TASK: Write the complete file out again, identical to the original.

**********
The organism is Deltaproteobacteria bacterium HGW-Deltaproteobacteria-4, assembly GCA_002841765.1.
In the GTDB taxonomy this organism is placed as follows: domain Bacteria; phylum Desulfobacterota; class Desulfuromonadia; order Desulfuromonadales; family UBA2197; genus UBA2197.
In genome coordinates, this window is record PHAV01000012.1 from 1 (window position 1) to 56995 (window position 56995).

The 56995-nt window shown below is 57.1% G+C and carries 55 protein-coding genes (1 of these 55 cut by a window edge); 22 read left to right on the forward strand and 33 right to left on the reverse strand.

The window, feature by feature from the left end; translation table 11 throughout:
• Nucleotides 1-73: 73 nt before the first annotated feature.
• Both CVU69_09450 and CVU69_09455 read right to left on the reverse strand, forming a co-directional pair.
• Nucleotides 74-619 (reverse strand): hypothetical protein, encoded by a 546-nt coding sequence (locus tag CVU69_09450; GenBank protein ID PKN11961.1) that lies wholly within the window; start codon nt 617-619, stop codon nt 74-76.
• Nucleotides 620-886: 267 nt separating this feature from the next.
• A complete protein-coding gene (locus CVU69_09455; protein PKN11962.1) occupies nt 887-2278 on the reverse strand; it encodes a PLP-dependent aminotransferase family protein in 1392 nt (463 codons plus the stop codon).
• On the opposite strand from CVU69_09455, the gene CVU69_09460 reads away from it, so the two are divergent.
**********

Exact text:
The organism is Deltaproteobacteria bacterium HGW-Deltaproteobacteria-4, assembly GCA_002841765.1.
In the GTDB taxonomy this organism is placed as follows: domain Bacteria; phylum Desulfobacterota; class Desulfuromonadia; order Desulfuromonadales; family UBA2197; genus UBA2197.
In genome coordinates, this window is record PHAV01000012.1 from 1 (window position 1) to 56995 (window position 56995).

The 56995-nt window shown below is 57.1% G+C and carries 55 protein-coding genes (1 of these 55 cut by a window edge); 22 read left to right on the forward strand and 33 right to left on the reverse strand.

The window, feature by feature from the left end; translation table 11 throughout:
• Nucleotides 1-73: 73 nt before the first annotated feature.
• Both CVU69_09450 and CVU69_09455 read right to left on the reverse strand, forming a co-directional pair.
• Nucleotides 74-619 (reverse strand): hypothetical protein, encoded by a 546-nt coding sequence (locus tag CVU69_09450; GenBank protein ID PKN11961.1) that lies wholly within the window; start codon nt 617-619, stop codon nt 74-76.
• Nucleotides 620-886: 267 nt separating this feature from the next.
• A complete protein-coding gene (locus CVU69_09455; protein PKN11962.1) occupies nt 887-2278 on the reverse strand; it encodes a PLP-dependent aminotransferase family protein in 1392 nt (463 codons plus the stop codon).
• On the opposite strand from CVU69_09455, the gene CVU69_09460 reads away from it, so the two are divergent.